GOP ought to recall its welcoming roots in immigration debate | Opinion

There was once a prominent liberal Democrat — he would one day become president — who embraced a big, broad belief in the American dream that too many of today’s political leaders reject. 

This future president said in a 1952 commencement address: “I, in my own mind, have thought of America has a place in the divine scheme of things that was set aside as a promised land. … [T]he means of selection was very simple as to how this land should be populated: Any place in the world and any person from those places; any person with the courage, with the desire to tear up the roots, to strive for freedom, to attempt and dare to live in a strange and foreign place, to travel half across the world, was welcome here.

“And they have brought with them to the bloodstream that has become America that precious courage … to strive for something better for themselves and for their children and their children’s children. I believe that God in shedding his grace on this country has always in this divine scheme of things kept an eye on our land and guided it as a promised land for these people.”

The liberal was Ronald Reagan, speaking at Williams Woods College in Fulton, Mo. But, you say, that was long before Reagan, the actor, became Reagan, the conservative political leader. He wouldn’t talk like that today, would he?

Think again.

In articulating his immigration policies while running for president in 1980, Reagan said, “Rather than talking about putting up a fence, why don’t we work out some recognition of our mutual problems? Open the borders both ways.”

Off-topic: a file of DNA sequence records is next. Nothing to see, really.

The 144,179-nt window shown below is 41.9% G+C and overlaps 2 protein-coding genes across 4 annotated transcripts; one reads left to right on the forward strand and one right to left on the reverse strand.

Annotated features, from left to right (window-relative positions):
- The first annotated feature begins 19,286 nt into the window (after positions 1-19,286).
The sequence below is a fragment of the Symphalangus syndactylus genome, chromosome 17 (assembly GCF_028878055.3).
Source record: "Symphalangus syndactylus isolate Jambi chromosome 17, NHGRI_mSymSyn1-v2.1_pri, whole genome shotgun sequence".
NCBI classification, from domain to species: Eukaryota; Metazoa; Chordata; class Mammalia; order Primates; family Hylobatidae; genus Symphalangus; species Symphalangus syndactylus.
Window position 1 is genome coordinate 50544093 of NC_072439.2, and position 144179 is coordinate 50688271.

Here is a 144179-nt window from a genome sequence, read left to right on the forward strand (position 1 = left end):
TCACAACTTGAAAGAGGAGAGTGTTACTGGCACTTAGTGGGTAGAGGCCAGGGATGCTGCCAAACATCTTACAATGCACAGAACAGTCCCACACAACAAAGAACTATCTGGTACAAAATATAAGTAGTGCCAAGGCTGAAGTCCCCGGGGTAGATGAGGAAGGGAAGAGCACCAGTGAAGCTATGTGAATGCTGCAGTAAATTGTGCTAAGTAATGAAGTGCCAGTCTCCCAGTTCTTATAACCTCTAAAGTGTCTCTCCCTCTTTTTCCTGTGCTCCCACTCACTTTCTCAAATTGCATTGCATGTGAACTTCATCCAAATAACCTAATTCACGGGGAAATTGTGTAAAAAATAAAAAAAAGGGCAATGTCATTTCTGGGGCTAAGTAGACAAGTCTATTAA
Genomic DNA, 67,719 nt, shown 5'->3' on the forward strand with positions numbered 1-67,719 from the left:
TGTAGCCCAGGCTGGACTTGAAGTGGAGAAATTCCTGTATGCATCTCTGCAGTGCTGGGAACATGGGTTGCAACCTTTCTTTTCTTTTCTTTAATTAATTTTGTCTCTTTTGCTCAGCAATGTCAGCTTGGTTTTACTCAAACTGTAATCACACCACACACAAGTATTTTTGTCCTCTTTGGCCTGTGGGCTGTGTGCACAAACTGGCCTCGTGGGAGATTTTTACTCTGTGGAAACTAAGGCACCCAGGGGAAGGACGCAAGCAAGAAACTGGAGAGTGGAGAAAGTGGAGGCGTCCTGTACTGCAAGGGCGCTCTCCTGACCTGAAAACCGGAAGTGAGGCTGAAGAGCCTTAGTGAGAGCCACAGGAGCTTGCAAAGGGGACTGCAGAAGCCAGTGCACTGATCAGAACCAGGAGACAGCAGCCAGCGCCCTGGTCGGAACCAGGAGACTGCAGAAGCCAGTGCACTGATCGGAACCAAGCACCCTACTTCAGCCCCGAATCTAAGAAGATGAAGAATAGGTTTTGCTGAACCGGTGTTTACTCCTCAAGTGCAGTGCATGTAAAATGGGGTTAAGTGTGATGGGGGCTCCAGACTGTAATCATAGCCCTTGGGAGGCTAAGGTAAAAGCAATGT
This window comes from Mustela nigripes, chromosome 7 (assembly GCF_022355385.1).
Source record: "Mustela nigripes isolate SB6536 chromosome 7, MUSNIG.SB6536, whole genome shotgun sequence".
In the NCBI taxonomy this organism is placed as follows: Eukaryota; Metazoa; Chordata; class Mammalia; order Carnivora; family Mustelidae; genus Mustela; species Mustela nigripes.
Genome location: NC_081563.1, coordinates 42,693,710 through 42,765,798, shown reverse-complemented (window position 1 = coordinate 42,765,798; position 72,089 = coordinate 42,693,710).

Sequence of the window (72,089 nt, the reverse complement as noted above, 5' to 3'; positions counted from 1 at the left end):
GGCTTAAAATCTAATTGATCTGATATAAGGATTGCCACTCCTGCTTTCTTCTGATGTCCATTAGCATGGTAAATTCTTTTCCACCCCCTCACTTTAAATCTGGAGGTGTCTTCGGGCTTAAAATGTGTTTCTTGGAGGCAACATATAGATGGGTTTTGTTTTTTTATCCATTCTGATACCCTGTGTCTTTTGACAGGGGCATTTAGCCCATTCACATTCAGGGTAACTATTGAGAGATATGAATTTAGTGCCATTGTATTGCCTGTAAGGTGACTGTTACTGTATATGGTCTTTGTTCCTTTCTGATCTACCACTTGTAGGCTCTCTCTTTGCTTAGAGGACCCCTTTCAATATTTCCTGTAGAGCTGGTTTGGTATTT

In 1981, then-President Reagan insisted, “Our nation is a nation of immigrants. More than any other country, our strength comes from our own immigrant heritage and our capacity to welcome those from other lands.”

Reagan also argued the United States “must ensure adequate legal authority to establish control over immigration.” And, he said, “No free and prosperous nation can by itself accommodate all those who seek a better life or flee persecution. We must share this responsibility with other countries.”

So, Reagan was not for wide-open borders, but he celebrated that people dreamed about America. Reagan, who described this country as a “shining city on a hill,” knew an unwelcoming America was a weak America.

His principles for immigration in 1981 would serve us well today. They included:

“We must … recognize that both the United States and Mexico have historically benefited from Mexicans obtaining employment in the United States.”

“Illegal immigrants in considerable numbers have become productive members of our society and are a basic part of our work force. Those who have established equities in the United States should be recognized and accorded legal status. At the same time, in so doing, we must not encourage illegal immigration.

“We shall seek new ways to integrate refugees into our society without nurturing their dependence on welfare.”

Reagan meant what he said. In 1986, he signed

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